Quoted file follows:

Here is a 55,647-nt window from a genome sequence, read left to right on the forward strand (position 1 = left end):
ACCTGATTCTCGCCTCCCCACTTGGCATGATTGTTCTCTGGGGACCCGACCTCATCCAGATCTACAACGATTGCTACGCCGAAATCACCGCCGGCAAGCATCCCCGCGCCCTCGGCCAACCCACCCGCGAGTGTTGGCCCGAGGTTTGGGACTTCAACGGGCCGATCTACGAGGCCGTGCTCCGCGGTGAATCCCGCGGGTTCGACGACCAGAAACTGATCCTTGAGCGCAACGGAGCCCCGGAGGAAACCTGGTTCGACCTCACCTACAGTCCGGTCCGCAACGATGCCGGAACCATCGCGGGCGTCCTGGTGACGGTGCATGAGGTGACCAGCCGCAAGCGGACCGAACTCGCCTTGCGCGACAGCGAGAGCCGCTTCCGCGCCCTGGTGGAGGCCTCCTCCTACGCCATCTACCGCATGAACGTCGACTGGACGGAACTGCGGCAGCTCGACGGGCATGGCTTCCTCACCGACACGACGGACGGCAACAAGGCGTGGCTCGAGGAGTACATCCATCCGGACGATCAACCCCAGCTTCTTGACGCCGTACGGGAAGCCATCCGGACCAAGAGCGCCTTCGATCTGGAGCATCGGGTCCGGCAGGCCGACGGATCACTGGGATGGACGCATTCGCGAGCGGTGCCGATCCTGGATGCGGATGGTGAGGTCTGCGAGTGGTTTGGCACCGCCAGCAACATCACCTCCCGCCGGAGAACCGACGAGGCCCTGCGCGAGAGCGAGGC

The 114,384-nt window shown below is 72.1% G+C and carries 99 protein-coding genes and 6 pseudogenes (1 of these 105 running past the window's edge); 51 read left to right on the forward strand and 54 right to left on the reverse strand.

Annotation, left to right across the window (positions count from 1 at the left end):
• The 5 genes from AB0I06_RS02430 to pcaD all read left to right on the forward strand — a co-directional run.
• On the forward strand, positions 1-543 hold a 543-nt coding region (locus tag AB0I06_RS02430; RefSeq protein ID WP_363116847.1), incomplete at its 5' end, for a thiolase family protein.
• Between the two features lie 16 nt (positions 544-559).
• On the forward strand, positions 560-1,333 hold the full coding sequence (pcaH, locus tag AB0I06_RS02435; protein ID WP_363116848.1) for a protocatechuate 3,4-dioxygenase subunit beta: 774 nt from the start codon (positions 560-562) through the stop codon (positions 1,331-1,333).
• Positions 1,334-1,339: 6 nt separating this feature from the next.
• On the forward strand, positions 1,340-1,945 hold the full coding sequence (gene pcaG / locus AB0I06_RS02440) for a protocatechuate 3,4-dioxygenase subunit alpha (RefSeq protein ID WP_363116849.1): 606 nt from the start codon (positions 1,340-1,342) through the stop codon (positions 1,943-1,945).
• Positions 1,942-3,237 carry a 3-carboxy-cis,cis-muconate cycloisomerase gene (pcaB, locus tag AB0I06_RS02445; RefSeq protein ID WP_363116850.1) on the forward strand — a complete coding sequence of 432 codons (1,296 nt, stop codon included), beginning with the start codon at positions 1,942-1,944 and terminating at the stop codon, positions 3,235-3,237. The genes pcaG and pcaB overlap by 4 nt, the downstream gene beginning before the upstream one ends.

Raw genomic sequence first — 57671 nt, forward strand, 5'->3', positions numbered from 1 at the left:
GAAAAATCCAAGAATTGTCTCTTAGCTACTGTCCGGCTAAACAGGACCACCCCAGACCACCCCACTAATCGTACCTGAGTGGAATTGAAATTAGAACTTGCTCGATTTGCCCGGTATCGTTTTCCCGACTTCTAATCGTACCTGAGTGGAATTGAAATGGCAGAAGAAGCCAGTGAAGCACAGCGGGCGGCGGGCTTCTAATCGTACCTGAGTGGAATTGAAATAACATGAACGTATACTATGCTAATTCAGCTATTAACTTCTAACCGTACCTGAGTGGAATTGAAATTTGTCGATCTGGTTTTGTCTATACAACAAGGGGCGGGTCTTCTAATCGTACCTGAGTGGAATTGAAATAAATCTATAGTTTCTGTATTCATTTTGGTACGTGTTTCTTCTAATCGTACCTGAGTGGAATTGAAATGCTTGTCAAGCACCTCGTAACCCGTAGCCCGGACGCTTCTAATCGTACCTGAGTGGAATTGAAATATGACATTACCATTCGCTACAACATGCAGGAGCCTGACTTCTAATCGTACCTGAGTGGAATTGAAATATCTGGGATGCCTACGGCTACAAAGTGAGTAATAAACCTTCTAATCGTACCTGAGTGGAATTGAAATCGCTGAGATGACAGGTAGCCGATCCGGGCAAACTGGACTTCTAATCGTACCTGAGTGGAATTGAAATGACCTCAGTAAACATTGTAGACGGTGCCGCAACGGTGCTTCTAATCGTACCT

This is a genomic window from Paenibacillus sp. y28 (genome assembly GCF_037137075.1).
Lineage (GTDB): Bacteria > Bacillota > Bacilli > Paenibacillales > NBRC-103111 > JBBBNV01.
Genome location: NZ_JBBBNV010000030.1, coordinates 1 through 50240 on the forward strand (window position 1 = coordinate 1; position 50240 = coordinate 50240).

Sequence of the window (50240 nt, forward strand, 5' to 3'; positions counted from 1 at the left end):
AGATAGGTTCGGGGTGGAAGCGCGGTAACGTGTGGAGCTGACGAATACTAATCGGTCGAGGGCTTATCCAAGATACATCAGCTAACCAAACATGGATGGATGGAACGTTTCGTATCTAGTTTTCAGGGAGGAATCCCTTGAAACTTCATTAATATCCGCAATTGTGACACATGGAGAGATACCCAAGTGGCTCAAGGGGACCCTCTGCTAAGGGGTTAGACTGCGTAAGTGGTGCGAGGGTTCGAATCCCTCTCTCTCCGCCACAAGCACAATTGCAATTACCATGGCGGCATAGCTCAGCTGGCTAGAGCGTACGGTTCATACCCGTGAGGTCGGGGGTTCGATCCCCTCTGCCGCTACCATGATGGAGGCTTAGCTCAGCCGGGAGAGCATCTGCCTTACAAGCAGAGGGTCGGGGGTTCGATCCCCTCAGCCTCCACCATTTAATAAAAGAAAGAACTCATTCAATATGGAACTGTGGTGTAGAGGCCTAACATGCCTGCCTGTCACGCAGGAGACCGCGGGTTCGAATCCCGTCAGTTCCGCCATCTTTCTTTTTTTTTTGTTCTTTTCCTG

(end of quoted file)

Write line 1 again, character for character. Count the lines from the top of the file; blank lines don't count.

Here is a 55,647-nt window from a genome sequence, read left to right on the forward strand (position 1 = left end):